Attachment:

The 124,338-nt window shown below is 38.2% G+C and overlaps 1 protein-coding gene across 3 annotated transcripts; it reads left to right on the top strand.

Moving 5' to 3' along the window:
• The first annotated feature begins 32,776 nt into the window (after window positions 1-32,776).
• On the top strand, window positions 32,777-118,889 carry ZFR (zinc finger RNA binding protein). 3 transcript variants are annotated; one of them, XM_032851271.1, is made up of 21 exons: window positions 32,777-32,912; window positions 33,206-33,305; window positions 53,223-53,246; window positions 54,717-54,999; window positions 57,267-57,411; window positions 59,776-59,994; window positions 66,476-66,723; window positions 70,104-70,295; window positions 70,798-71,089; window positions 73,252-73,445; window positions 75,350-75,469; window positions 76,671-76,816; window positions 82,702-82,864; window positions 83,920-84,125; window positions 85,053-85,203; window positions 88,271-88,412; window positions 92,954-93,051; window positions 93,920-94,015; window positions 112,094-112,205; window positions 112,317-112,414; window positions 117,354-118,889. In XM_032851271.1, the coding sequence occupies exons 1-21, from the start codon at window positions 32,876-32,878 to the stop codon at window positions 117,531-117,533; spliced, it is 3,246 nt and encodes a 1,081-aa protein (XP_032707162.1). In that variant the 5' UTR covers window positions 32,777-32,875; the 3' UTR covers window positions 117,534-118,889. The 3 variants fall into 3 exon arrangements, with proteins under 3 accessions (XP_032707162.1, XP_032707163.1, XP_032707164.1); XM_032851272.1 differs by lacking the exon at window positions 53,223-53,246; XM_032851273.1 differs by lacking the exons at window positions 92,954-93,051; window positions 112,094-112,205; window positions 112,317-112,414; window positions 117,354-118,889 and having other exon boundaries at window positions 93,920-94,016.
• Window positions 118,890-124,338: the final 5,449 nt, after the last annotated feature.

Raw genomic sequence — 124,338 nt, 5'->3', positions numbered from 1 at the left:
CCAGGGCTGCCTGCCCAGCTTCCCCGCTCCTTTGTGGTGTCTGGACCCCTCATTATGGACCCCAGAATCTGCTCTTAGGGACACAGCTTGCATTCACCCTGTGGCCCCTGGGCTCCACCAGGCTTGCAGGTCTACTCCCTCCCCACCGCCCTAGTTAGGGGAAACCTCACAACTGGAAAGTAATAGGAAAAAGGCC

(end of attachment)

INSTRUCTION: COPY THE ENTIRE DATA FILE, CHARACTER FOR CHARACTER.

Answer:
The 124,338-nt window shown below is 38.2% G+C and overlaps 1 protein-coding gene across 3 annotated transcripts; it reads left to right on the top strand.

Moving 5' to 3' along the window:
• The first annotated feature begins 32,776 nt into the window (after window positions 1-32,776).
• On the top strand, window positions 32,777-118,889 carry ZFR (zinc finger RNA binding protein). 3 transcript variants are annotated; one of them, XM_032851271.1, is made up of 21 exons: window positions 32,777-32,912; window positions 33,206-33,305; window positions 53,223-53,246; window positions 54,717-54,999; window positions 57,267-57,411; window positions 59,776-59,994; window positions 66,476-66,723; window positions 70,104-70,295; window positions 70,798-71,089; window positions 73,252-73,445; window positions 75,350-75,469; window positions 76,671-76,816; window positions 82,702-82,864; window positions 83,920-84,125; window positions 85,053-85,203; window positions 88,271-88,412; window positions 92,954-93,051; window positions 93,920-94,015; window positions 112,094-112,205; window positions 112,317-112,414; window positions 117,354-118,889. In XM_032851271.1, the coding sequence occupies exons 1-21, from the start codon at window positions 32,876-32,878 to the stop codon at window positions 117,531-117,533; spliced, it is 3,246 nt and encodes a 1,081-aa protein (XP_032707162.1). In that variant the 5' UTR covers window positions 32,777-32,875; the 3' UTR covers window positions 117,534-118,889. The 3 variants fall into 3 exon arrangements, with proteins under 3 accessions (XP_032707162.1, XP_032707163.1, XP_032707164.1); XM_032851272.1 differs by lacking the exon at window positions 53,223-53,246; XM_032851273.1 differs by lacking the exons at window positions 92,954-93,051; window positions 112,094-112,205; window positions 112,317-112,414; window positions 117,354-118,889 and having other exon boundaries at window positions 93,920-94,016.
• Window positions 118,890-124,338: the final 5,449 nt, after the last annotated feature.

Raw genomic sequence — 124,338 nt, 5'->3', positions numbered from 1 at the left:
CCAGGGCTGCCTGCCCAGCTTCCCCGCTCCTTTGTGGTGTCTGGACCCCTCATTATGGACCCCAGAATCTGCTCTTAGGGACACAGCTTGCATTCACCCTGTGGCCCCTGGGCTCCACCAGGCTTGCAGGTCTACTCCCTCCCCACCGCCCTAGTTAGGGGAAACCTCACAACTGGAAAGTAATAGGAAAAAGGCC